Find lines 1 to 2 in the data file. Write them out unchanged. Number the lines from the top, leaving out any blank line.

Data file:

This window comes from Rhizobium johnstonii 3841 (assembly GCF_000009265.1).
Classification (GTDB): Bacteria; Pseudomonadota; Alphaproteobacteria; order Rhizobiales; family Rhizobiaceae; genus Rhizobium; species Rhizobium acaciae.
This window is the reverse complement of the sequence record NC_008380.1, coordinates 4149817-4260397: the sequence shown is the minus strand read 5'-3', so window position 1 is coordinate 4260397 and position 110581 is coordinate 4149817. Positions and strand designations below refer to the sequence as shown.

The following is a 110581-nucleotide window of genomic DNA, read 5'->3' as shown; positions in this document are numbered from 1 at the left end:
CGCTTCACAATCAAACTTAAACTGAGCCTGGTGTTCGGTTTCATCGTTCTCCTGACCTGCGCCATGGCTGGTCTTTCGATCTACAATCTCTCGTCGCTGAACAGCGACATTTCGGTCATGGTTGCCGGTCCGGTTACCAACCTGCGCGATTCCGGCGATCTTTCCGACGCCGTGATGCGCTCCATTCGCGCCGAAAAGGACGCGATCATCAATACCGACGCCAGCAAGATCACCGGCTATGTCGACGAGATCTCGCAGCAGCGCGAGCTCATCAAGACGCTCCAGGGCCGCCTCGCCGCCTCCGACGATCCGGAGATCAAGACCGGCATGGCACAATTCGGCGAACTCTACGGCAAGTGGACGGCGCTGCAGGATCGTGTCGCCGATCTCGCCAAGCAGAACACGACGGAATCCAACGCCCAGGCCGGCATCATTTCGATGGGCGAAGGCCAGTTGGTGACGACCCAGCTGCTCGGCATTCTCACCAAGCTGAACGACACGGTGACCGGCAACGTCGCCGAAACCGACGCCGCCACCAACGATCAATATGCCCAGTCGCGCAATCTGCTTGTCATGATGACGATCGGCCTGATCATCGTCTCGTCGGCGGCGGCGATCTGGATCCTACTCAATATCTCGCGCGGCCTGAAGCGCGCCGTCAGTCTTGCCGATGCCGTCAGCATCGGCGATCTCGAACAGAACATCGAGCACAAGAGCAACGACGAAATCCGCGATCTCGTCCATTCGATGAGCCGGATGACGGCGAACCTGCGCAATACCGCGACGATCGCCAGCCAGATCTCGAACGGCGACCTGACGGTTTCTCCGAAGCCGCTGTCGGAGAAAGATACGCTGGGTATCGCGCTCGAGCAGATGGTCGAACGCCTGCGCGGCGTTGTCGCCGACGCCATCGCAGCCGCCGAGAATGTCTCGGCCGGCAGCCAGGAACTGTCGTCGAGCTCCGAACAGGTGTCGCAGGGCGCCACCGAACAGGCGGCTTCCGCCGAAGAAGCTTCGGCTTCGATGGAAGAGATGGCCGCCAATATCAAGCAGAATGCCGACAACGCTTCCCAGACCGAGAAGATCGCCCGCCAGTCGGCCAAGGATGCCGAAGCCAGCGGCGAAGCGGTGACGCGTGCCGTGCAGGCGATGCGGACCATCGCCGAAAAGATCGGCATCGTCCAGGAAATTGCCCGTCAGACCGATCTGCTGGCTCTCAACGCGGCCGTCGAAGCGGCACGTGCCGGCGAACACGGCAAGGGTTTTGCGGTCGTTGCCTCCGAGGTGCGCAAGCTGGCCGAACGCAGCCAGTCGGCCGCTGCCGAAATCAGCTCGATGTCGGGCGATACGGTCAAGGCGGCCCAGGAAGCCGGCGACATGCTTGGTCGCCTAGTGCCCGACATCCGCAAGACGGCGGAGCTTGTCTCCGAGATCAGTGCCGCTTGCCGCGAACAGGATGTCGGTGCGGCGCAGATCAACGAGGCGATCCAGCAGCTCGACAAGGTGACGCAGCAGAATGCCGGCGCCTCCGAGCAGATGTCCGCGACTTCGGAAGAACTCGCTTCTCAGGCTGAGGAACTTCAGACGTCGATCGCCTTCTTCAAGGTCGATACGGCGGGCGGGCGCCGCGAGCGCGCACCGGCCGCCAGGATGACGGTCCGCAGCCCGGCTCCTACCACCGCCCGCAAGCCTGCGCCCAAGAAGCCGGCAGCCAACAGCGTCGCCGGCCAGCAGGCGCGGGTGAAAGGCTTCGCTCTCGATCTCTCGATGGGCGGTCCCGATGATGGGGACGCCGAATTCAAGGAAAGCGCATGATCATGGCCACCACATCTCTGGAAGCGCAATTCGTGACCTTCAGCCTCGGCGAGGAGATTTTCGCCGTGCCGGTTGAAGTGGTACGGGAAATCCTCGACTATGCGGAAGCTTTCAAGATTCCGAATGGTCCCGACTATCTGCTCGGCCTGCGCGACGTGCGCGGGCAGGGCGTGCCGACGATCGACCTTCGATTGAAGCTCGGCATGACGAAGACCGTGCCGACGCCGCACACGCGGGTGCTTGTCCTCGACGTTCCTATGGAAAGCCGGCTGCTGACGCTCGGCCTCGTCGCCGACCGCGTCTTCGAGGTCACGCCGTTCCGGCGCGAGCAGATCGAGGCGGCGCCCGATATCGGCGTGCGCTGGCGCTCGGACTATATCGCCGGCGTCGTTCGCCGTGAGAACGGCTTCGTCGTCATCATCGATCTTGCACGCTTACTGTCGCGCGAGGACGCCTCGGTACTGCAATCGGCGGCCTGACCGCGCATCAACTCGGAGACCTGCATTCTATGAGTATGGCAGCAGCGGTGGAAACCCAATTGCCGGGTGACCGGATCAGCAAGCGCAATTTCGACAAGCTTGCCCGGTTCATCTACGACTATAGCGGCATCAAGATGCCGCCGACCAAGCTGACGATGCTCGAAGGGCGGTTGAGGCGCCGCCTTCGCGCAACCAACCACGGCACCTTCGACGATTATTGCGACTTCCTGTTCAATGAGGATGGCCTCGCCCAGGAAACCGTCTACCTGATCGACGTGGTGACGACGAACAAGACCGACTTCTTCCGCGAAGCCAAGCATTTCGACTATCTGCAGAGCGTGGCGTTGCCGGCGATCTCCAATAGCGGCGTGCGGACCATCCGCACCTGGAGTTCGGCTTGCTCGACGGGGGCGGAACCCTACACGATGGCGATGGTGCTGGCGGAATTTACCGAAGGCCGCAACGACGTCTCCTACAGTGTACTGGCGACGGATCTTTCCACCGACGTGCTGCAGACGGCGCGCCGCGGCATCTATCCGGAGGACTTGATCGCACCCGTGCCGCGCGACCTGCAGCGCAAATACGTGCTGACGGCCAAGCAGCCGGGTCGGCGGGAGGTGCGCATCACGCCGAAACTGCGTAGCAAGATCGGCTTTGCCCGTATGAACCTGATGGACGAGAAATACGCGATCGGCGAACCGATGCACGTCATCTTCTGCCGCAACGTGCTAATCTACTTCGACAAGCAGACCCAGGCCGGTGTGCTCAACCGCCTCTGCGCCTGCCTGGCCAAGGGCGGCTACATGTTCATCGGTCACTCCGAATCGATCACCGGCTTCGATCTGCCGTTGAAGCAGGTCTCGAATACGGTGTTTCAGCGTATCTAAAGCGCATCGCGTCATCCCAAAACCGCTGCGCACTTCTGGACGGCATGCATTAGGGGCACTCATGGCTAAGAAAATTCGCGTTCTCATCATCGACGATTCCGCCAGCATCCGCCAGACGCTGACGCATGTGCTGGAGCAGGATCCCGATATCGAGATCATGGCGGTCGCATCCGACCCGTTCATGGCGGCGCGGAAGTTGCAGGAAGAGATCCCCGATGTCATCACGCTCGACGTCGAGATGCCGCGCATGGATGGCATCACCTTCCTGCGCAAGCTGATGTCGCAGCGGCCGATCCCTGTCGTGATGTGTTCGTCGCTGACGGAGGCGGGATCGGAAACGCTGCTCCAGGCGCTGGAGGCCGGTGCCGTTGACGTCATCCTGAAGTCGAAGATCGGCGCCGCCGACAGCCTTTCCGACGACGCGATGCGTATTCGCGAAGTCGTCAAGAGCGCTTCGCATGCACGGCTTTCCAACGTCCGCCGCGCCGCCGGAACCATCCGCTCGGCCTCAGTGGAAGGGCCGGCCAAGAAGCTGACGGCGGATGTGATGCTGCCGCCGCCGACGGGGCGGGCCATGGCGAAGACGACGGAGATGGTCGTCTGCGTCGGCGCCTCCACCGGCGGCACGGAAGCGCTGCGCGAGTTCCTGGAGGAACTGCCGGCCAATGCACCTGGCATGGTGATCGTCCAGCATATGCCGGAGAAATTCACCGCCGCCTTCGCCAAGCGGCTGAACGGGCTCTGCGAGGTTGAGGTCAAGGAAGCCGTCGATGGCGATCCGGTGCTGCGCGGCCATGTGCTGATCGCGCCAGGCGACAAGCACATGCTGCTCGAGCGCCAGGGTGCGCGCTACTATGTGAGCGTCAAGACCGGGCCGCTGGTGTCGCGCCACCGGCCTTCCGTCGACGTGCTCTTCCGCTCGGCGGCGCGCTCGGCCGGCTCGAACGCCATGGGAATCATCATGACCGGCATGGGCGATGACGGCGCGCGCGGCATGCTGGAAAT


This window comes from Rhizobium johnstonii 3841 (assembly GCF_000009265.1).
Classification (GTDB): Bacteria; Pseudomonadota; Alphaproteobacteria; order Rhizobiales; family Rhizobiaceae; genus Rhizobium; species Rhizobium acaciae.